A warm welcome to Jennifer Copeland, whose story “All Over Again” appears in Special 224.
Welcome, Jennifer! Please tell us a little bit about when you first started writing for the “Friend”.
Absolutely! I’ve loved to write for a long time. Even as a child, I filled notebooks with my stories. Over the years, I kept at it with the dream of one day seeing my work in print.
I had never heard of the “Friend”, until my mum told me about this short story magazine she used to read years ago.
She didn’t know if it was still in print, but I was intrigued enough to visit a local bookshop in search of a copy. I found one and was charmed immediately.
The first story I submitted was rejected, but the second one was accepted. I can still remember the excitement of seeing that email in my inbox. That was in March of 2012, so I’ve been writing for the “Friend” for ten years!
Your latest story, “All Over Again” appears in our Special 224. Can you tell us a little about how you came to write it?
It was one of those stories that I started to write and then set aside because I couldn’t work out how to finish it.
I knew it took place during the Second World War and featured a young woman, a pretty green hat, and a Royal Air Force pilot, but I knew the story wasn’t complete in its current form.
It wasn’t until later that I came up with a modern day heroine for the second half of the story. It was really satisfying to tie past and present together in that way.
I have a particular interest in the war years as well as a fondness for vintage clothes and accessories, so it was quite fun to incorporate these elements into the story.
Before you send a story in, do you ask someone else to read over it?
Always! They say not to let friends or family critique your work, as they’re very likely to be biased, but my proofreader is my mum.
It’s true that she’s my biggest fan, but I trust her judgement when it comes to a critique.
What is the best thing about being a published author?
The joy of seeing a story appear in print never goes away! It makes me happy every single time.
I think part of that comes from knowing that your readers count on the “Friend” to entertain and uplift them.
I’m sure that’s become even more important during the last couple of years, which have been isolating, lonely, and difficult for many.
It’s nice to know that I contribute to something that brings comfort and makes someone smile.
Do you write in tandem with another career or are you a full-time author?
Well, the dream is to be a full-time author one day, but for now I also work part-time at a bookshop.
It is, of course, the obvious place for a writer to be, surrounded by books and fellow book-lovers. I’m very grateful for a job that provides endless inspiration everywhere I look.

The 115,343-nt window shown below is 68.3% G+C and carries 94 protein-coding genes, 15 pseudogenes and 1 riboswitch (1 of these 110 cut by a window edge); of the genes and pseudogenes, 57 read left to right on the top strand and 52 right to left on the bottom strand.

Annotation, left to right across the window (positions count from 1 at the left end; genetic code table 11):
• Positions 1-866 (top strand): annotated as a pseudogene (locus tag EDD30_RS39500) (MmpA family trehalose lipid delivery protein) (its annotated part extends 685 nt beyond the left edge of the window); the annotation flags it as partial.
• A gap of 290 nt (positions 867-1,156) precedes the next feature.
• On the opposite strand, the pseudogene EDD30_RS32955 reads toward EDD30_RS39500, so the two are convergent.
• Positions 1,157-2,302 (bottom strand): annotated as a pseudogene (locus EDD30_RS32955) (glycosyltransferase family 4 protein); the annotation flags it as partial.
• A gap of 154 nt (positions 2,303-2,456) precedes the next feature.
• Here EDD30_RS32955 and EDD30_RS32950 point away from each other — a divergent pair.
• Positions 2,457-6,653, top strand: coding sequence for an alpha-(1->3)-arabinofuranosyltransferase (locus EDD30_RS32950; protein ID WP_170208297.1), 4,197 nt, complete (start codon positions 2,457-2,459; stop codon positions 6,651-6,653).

Maybe one day a novel with my name on the cover will sit on those shelves, but at the moment I enjoy seeing copies of the “Friend” with my stories inside.
Do you have a preference for modern-day or historical stories? You’ve had a long read published in the magazine before – is there a story length you prefer, or does it depend on the story?
Although I do enjoy an occasional foray into the past, I gravitate more to modern-day stories. I find something especially relatable about a heroine or hero whose daily routines, surroundings and dilemmas are similar to ours.
I had a wonderful time writing the long read mystery format for the “Friend”! It gave me the chance to try a new genre as well as a longer length, which allowed for more character and plot development.
For my regular fiction, I do find it depends on the story. A plot that takes place over a bit of time is sometimes best told in a longer length, while the shortest word count you publish can lend itself to a story that spans a few hours or less.
With all the upheaval in the world over the past couple of years, have you found it easier or more difficult to set time aside for writing?
I certainly had more free time on my hands for the first half of 2020 due to the first of our lockdowns here in Canada, and I did manage to write and submit stories.
However, as we all rode out that rocky 2020, followed by a rollercoaster 2021, my creativity definitely reached some low spots.
There were times when getting lost in a fictional world was just what I needed and other times that it took too much energy to do so.
I think we’re all in need of happy reading these days more than ever!
Are you a big reader of books and magazines? Who are your favourite authors?
I enjoy both! I really do love a good magazine. The “Friend” is the one I buy most often, followed closely by cookery magazines.
As for favourite authors, Lucy Maud Montgomery is somewhere at the top of the list. I’ve always been in awe of her ability to create characters that are so real and unforgettable. I’m an avid fan of Sir Arthur Conan Doyle’s Sherlock Holmes stories, too, and I can’t resist P. G. Wodehouse’s Jeeves novels.
In case you’re wondering if I read anything from this century, I must add that my genres of choice are romance, women’s fiction, and cosy mysteries. Rhys Bowen, Sara Rosett, and Rachel Hauck are some of my favourites, but there are too many to name!
Do you have any tips for aspiring “Friend” authors?
Read as many issues of the “Friend” as you can to get a feel for the type of stories their readers enjoy.
I think it’s helpful to write with a potential reader in mind, too.
Imagine someone reading a feel-good story before bedtime so they can relax before they turn out the light, or perhaps someone else enjoying a fictional pick-me-up on their lunch or tea break at work.
To hone your craft, there are many online writing courses and workshops which can really help.
Last, but not least, don’t give up! Keep writing, even if you don’t meet with success at first.
Read more from our writers here.